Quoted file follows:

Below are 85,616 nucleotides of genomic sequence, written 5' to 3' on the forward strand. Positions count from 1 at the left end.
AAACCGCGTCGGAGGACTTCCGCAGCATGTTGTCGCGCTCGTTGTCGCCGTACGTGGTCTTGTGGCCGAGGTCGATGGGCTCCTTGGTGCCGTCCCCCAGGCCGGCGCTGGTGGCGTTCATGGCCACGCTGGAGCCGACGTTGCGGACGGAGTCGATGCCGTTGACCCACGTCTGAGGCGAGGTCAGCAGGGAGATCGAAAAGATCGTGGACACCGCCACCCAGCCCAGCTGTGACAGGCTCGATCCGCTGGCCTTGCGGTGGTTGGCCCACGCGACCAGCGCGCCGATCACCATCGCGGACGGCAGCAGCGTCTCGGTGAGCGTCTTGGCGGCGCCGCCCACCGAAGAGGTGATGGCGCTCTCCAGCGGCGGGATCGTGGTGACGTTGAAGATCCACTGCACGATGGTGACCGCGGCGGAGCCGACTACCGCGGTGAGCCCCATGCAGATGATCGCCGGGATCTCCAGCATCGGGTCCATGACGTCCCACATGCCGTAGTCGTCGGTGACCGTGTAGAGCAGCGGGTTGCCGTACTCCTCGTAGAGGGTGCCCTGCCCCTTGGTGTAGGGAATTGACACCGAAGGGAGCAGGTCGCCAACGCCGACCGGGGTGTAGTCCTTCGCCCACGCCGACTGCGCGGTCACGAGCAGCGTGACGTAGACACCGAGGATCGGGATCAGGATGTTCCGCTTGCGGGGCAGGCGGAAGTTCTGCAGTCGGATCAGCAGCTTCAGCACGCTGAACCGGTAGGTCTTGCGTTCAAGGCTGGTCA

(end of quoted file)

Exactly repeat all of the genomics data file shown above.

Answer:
Below are 85,616 nucleotides of genomic sequence, written 5' to 3' on the forward strand. Positions count from 1 at the left end.
AAACCGCGTCGGAGGACTTCCGCAGCATGTTGTCGCGCTCGTTGTCGCCGTACGTGGTCTTGTGGCCGAGGTCGATGGGCTCCTTGGTGCCGTCCCCCAGGCCGGCGCTGGTGGCGTTCATGGCCACGCTGGAGCCGACGTTGCGGACGGAGTCGATGCCGTTGACCCACGTCTGAGGCGAGGTCAGCAGGGAGATCGAAAAGATCGTGGACACCGCCACCCAGCCCAGCTGTGACAGGCTCGATCCGCTGGCCTTGCGGTGGTTGGCCCACGCGACCAGCGCGCCGATCACCATCGCGGACGGCAGCAGCGTCTCGGTGAGCGTCTTGGCGGCGCCGCCCACCGAAGAGGTGATGGCGCTCTCCAGCGGCGGGATCGTGGTGACGTTGAAGATCCACTGCACGATGGTGACCGCGGCGGAGCCGACTACCGCGGTGAGCCCCATGCAGATGATCGCCGGGATCTCCAGCATCGGGTCCATGACGTCCCACATGCCGTAGTCGTCGGTGACCGTGTAGAGCAGCGGGTTGCCGTACTCCTCGTAGAGGGTGCCCTGCCCCTTGGTGTAGGGAATTGACACCGAAGGGAGCAGGTCGCCAACGCCGACCGGGGTGTAGTCCTTCGCCCACGCCGACTGCGCGGTCACGAGCAGCGTGACGTAGACACCGAGGATCGGGATCAGGATGTTCCGCTTGCGGGGCAGGCGGAAGTTCTGCAGTCGGATCAGCAGCTTCAGCACGCTGAACCGGTAGGTCTTGCGTTCAAGGCTGGTCA